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Author: Steve Blandford

This is the first book-length study of one of the most significant of all British television writers, Jimmy McGovern. The book provides comprehensive coverage of all his work for television including early writing on Brookside, major documentary dramas such as Hillsborough and Sunday and more recent series such as The Street and Accused.

Whilst the book is firmly focused on McGovern’s own work, the range of his output over the period in which he has been working also provides something of an overview of the radical changes in television drama commissioning that have taken place during this time. Without compromising his deeply-held convictions McGovern has managed to adapt to an ever changing environment, often using his position as a sought-after writer to defy industry trends.

The book also challenges the notion of McGovern as an uncomplicated social realist in stylistic terms. Looking particularly at his later work, a case is made for McGovern employing a greater range of narrative approaches, albeit subtly and within boundaries that allow him to continue to write for large popular audiences.

Finally it is worth pointing to the book’s examination of McGovern’s role in recent years as a mentor to new voices, frequently acting as a creative producer on series that he part-writes and part brings through different less-experienced names.

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Andrew Spicer

Thatcherite mayor who welcomes him to the city. Cosmo is opposed by Finney (Sting), the owner of a club situated in the middle of that area to be redeveloped, but who refuses to sell out. Caught between the two is the fugitive couple, Brendan (Sean Bean), a young drifter who becomes Finney’s eyes and ears, and Kate (Melanie Griffiths) Cosmo’s mistress. Figgis saw Brendan’s role as pivotal, moving from ‘adulation for all things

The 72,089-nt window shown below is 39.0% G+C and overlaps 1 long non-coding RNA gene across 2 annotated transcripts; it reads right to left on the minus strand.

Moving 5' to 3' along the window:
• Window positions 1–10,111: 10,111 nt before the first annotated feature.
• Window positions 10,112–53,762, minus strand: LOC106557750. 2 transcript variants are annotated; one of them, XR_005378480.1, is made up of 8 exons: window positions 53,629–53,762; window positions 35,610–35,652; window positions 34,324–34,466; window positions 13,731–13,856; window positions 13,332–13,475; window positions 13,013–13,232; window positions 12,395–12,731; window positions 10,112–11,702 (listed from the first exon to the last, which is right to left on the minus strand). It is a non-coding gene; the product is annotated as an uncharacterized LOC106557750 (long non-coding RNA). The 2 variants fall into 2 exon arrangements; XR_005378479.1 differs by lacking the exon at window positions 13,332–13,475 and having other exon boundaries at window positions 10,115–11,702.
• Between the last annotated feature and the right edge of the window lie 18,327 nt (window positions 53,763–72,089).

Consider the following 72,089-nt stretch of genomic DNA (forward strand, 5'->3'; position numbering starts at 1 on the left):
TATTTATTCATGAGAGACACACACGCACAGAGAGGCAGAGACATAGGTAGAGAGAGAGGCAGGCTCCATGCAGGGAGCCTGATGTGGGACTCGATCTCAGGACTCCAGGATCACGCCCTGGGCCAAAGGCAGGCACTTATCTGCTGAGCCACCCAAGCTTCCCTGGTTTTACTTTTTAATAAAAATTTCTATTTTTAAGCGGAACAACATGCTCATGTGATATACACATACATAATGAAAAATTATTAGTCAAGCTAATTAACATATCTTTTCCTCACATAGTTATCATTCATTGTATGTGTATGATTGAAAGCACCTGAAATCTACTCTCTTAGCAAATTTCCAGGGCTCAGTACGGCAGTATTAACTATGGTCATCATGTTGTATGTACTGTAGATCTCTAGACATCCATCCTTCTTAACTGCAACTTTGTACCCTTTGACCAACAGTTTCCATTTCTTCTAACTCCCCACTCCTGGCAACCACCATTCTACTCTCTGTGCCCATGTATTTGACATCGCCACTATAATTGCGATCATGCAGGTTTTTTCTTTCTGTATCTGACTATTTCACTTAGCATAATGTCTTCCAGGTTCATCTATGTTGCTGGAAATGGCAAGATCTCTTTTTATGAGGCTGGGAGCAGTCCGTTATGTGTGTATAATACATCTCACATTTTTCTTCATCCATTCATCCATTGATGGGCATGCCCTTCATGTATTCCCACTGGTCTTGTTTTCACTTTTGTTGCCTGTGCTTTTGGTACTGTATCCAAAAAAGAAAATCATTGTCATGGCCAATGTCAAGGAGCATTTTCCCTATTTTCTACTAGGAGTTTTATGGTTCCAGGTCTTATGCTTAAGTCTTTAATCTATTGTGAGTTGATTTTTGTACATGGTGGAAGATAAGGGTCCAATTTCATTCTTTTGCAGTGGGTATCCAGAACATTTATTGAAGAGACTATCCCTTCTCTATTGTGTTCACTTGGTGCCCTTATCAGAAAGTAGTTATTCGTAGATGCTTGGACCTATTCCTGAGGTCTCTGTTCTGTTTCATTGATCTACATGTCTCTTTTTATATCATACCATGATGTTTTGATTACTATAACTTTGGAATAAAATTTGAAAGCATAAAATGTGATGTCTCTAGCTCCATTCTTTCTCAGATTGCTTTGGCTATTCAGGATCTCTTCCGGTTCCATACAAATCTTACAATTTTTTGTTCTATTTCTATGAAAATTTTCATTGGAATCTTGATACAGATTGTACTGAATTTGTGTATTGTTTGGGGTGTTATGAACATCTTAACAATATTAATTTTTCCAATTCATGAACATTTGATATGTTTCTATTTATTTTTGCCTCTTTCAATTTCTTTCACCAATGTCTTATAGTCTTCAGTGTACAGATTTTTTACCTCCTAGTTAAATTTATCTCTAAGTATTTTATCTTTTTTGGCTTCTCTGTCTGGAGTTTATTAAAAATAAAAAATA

in European film noir
Lynn Anthony Higgins

for future ventures: scriptwriters Aurenche and Bost, veteran actors Philippe Noiret and Jean Rochefort and novice actress and fellow Lyonnaise Christine Pascal, cinematographer Pierre-William Glenn, and composer Philippe Sarde. Noiret’s solidarity was particularly crucial. When an interested producer offered financing if the fledgling filmmaker would consent to relocate his story from Lyon to Paris, Tavernier flatly refused. This was no whim. That his conception of his first film is deeply rooted in Lyon is demonstrated by many

in Bertrand Tavernier
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James Chapman

the nation and the welfare of its people: ‘Our shores are threatened from abroad, our people long for bread, and Louis writes odes to peace and dances the minuet!’ D’Artagnan acts from a sense of duty and responsibility (‘Our duty is to the people of Heritage heroes   177 France’) in contrast to the self-interest of finance minister Fouquet and his puppet king Louis. Other changes from the novel concern its sexual politics. Louise de la Villière, a scheming royal mistress, here becomes a virtuous young woman caught up in court intrigue, while the final scene makes

in Swashbucklers
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The Street, Moving On, Accused
Steve Blandford

because we can work with him, you know? So the main thing was finding six great stories. And it’s a very interesting way of working. (BBC, 2006b) The story-gathering process was, then, not simply a matter of collecting ideas but also part of a new direction for McGovern’s interest in working with new writers. Although he had been doing this at some level going back to Cracker, The Street took it in new directions by liberating the novice writer from working either within an established genre or an overall story arc (as in the case of The Lakes), but instead allowing

in Jimmy McGovern